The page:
Communalism, tribalism, or nationalism are understandable, common human experiences.  Early human culture required a cohesive sense of protecting one's fellow villagers from attacks from neighbours.  Yet, tribalism fosters patterns of revenge, predation, and dominance-based aggression on a group level.  Having separate tribal cultures, often with language and geographic barriers, is a barrier to empathy for outsiders, particularly if a cycle of warfare has already begun.  We see this type of aggression on a large and small scale, all around us.  In some cases it is playful, as in sports teams from different communities.  Gang behaviour in large cities has a tribal quality, with battles over control, protection, predation of resources, and "honour."   But entire nations behave this way.  We subjectively have an urge to enjoy national identity, but we have to be wary of the violent associations of this mindset.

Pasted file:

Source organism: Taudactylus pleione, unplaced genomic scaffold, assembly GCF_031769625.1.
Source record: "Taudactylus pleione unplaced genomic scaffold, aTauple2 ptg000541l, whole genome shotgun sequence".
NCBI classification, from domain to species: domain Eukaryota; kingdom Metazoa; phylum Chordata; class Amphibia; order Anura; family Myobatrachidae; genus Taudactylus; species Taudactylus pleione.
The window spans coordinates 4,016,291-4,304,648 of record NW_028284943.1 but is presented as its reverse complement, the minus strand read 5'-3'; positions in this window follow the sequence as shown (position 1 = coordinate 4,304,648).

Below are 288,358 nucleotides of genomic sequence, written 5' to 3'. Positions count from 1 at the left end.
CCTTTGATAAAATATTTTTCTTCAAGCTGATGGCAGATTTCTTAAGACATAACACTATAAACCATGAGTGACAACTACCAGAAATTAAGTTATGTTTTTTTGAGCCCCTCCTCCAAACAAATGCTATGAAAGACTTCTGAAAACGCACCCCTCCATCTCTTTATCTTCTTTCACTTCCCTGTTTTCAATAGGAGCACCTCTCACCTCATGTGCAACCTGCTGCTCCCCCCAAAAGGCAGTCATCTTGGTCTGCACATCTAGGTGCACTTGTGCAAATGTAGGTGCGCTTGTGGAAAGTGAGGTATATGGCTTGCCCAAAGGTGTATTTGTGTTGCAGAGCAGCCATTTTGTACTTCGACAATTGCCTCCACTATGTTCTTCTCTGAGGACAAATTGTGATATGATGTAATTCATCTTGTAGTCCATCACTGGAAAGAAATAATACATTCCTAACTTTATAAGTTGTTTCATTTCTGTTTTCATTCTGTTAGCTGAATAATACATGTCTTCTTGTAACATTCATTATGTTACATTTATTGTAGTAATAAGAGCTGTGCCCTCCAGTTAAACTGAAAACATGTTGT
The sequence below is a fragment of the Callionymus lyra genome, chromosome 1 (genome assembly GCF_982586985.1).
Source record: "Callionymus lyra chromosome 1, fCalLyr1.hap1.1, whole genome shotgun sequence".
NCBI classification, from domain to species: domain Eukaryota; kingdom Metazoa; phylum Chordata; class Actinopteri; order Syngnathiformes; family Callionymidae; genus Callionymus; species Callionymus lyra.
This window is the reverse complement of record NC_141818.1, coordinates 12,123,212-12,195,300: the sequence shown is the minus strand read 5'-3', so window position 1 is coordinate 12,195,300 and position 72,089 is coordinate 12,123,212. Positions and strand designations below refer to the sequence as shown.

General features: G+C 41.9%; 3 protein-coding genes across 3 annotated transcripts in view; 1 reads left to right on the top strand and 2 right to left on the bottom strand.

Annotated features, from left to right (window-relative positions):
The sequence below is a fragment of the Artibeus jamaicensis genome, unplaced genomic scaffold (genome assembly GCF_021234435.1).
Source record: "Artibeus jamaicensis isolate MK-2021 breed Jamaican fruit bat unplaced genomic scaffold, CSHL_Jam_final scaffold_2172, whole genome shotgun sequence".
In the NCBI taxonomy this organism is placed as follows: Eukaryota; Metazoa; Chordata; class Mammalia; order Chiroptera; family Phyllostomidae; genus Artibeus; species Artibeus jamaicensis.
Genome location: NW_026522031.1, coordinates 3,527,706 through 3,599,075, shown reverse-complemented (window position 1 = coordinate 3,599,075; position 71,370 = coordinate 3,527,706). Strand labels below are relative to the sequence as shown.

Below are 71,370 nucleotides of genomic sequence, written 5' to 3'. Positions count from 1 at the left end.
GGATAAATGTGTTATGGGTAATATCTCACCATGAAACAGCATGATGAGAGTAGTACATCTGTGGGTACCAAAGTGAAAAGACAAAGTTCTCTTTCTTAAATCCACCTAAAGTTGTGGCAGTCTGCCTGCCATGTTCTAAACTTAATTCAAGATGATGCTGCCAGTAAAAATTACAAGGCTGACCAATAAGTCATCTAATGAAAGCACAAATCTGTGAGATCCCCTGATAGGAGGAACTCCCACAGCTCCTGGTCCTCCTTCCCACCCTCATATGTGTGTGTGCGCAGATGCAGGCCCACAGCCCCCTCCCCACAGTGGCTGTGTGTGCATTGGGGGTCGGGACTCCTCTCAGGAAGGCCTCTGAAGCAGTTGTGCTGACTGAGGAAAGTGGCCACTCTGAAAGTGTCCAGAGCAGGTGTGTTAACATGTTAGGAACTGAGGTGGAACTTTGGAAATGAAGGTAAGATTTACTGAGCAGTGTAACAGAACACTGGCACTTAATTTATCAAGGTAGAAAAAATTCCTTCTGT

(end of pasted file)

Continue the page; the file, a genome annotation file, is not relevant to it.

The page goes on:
An approach to this issue is to expand our "circle of empathy," and to view those from other groups as partners rather than enemies.   I suspect the healthiest vestige of nationalism that we can safely keep is to have sports teams.  I think this is also a reason to support free, fair international trade.  Protectionist policies must be based on a notion that there is an "us" and a "them".  But it is fair to view everyone in the world as part of "us" at this point.

Nationalist conflict is one of the most devastating factors causing worldwide violent death and suffering through the ages.